Photo: Juliana Braz Dias. Title: Resilience

From the Executive Director

Dear Colleagues,

Ed Liebow, Executive DirectorThe AAA has been exceptionally active in 2016, as seen in President Alisse Waterston’s annual recap. I think you will agree that AAA has been especially effective in promoting the growth and exchange of anthropological knowledge through our publishing and meetings programs, calling public attention to the field through our communications, public affairs, and public education initiative, and serving our members in a variety of ways.

For all of these accomplishments, we are forever indebted to the large army of volunteers who commit their professional service on behalf of the Association. We also are extremely grateful for all of you who took part in the 2016 Annual Fund-Raising Campaign, which increased in member participation as well as contributions from the previous year. It is thanks to contributions to the Annual Fund that we are able to continue to try new ways of serving our members and the field of anthropology. Contributors’ generous gifts make a big difference.

I’d like to take a moment to thank our staff, who makes it a pleasure to come to the Association’s office every day because they work their hardest to serve our members and the Association. And I’d also like to thank our Executive Board for their dedicated service, with a special appreciation for our inspiring officers, President Alisse Waterston, President-Elect Alex Barker, Secretary Susana Narotzsky, and Treasurer Ted Hamann.

Our commitment to heightened public visibility for the field of anthropology has never been greater. Our annual Anthropology Day continues to be a resounding success. The February 2016 celebration involved more than 140 participating groups (including 15 from outside the US), doubling the participant list from the previous year. The first half of 2016 bore witness to an unprecedented level of member participation in a transparent, informed, and democratic process by which we considered ways in which we might engage, as an Association, with the political situation in Israel/Palestine. We have also been actively involved with the Consortium of Social Science Associations and the National Humanities Alliance in efforts to make key Congressional committee members aware of the importance of public funding for social science and humanities research. We have established agreements with several podcasts to amplify the fascinating array of interviews and features being produced across the discipline, and our social media followers continue to increase at a rapid rate. Programming for the “World on the Move: 100,000 Years of Human Migration” picked up its pace in 2016. AAA began a series of book readings at a Washington, DC independent bookstore, Politics and Prose. We co-sponsored public events at the Smithsonian’s Anacostia Community Museum and worked with the Smithsonian’s Center for Folklife and Cultural Heritage to make “On the Move” a featured theme of the summer Folklife Festival on the National Mall.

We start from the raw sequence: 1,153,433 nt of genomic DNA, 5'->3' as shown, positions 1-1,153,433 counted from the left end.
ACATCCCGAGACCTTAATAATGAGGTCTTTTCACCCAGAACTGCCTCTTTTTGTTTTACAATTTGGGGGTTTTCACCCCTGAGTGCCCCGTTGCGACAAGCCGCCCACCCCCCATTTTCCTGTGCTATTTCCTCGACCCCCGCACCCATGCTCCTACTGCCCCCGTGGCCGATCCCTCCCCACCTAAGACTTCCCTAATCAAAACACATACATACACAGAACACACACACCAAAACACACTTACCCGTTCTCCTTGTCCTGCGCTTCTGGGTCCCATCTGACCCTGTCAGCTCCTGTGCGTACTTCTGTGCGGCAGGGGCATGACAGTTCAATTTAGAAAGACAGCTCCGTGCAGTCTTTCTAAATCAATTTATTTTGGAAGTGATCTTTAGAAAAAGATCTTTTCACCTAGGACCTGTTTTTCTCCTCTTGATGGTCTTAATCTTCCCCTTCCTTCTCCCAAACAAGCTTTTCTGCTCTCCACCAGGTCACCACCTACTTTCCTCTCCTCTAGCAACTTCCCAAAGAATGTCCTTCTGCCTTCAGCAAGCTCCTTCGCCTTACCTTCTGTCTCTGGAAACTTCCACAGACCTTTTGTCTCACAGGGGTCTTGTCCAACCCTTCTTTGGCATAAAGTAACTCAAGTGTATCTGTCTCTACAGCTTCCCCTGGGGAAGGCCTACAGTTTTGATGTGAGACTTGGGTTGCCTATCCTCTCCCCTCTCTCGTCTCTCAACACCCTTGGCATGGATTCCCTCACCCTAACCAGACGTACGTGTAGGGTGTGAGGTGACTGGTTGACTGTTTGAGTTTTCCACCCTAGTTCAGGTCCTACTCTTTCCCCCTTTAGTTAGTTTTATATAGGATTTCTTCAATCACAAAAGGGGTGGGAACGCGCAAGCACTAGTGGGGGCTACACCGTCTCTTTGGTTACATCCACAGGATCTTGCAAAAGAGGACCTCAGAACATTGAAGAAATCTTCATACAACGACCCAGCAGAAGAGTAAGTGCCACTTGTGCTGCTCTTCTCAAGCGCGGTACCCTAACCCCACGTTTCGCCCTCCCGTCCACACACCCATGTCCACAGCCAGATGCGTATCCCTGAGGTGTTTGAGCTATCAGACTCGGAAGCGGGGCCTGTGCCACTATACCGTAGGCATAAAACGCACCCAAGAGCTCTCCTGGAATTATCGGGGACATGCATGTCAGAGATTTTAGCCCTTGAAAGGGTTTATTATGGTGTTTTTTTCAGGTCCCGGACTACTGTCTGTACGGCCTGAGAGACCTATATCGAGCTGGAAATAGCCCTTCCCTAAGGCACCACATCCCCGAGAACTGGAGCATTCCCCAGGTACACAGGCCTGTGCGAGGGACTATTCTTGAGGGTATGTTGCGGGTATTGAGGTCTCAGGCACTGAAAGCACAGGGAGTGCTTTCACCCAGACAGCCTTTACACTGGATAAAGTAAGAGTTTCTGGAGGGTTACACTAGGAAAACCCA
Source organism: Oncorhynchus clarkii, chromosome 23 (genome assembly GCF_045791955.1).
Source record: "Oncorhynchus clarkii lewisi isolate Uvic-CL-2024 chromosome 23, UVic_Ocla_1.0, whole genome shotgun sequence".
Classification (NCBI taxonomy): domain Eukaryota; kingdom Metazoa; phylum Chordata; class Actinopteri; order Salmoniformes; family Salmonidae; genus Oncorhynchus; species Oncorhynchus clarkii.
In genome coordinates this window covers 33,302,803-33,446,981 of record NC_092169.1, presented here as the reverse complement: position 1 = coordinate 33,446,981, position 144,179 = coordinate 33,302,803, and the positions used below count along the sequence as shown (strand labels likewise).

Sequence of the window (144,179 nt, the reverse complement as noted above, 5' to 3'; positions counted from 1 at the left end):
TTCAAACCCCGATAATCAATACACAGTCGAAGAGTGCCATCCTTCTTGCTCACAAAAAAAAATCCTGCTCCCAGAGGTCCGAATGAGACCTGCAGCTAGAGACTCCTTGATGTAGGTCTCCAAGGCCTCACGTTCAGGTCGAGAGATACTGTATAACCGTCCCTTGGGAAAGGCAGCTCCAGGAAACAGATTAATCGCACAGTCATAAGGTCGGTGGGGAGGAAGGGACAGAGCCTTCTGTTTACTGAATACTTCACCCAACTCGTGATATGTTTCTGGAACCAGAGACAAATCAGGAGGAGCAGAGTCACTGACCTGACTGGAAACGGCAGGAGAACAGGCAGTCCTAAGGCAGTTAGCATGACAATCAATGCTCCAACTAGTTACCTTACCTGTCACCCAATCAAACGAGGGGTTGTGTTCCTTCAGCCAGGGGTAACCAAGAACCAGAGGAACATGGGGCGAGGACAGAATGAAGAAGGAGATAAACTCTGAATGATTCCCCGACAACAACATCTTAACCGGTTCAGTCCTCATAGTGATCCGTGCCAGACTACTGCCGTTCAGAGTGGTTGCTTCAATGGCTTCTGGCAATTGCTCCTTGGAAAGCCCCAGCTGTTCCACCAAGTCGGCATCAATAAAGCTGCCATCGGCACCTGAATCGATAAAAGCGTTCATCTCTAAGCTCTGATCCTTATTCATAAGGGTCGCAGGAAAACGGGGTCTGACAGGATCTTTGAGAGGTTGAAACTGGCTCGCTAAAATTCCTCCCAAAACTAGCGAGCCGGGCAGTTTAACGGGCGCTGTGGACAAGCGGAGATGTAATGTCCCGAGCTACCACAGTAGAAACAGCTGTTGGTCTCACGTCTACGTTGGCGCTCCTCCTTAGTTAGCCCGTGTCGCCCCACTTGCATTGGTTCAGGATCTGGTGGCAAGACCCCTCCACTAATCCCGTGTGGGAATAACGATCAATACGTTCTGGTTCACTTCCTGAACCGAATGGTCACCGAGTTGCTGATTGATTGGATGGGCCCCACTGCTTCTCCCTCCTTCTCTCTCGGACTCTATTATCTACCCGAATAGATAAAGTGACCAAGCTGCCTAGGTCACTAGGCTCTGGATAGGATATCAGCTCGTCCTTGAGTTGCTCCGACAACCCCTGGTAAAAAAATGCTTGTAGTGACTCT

What has been especially gratifying over the course of the last year is the breadth and depth of news coverage that has been earned for the work of our members. We reserve a spot on our website to acknowledge this coverage, but it is worth pausing to appreciate the growing interest shown by journalists in how anthropological findings can help advance understanding of our everyday lived experience. Our members have been featured in major print media like the New York Times, the Financial Times, the Guardian, the Washington Post, the Boston Globe, and Time Magazine; and online channels that reach a diverse audience, like The Huffington Post, the Christian Science Monitor, and Forbes. Our members’ work has been broadcast regularly on National Public Radio and its local affiliates, as well as the BBC. We are encouraged to see the welcome reception that Sapiens has enjoyed as the new kid on the block aiming to broadcast anthropologists’ work for a wide audience.

Whether it is through a reflection on contemporary geopolitical developments, the richness of local heritage, the complexities of teaching a car about the rules of the road, or homesick pandas, our members are expert at demonstrating how, by taking the long and comparative view, we are able to  help people make sense of the world around them. What better tools could one possibly hope for in advancing  understanding of the human condition and civic engagement to tackle the world’s most pressing problems!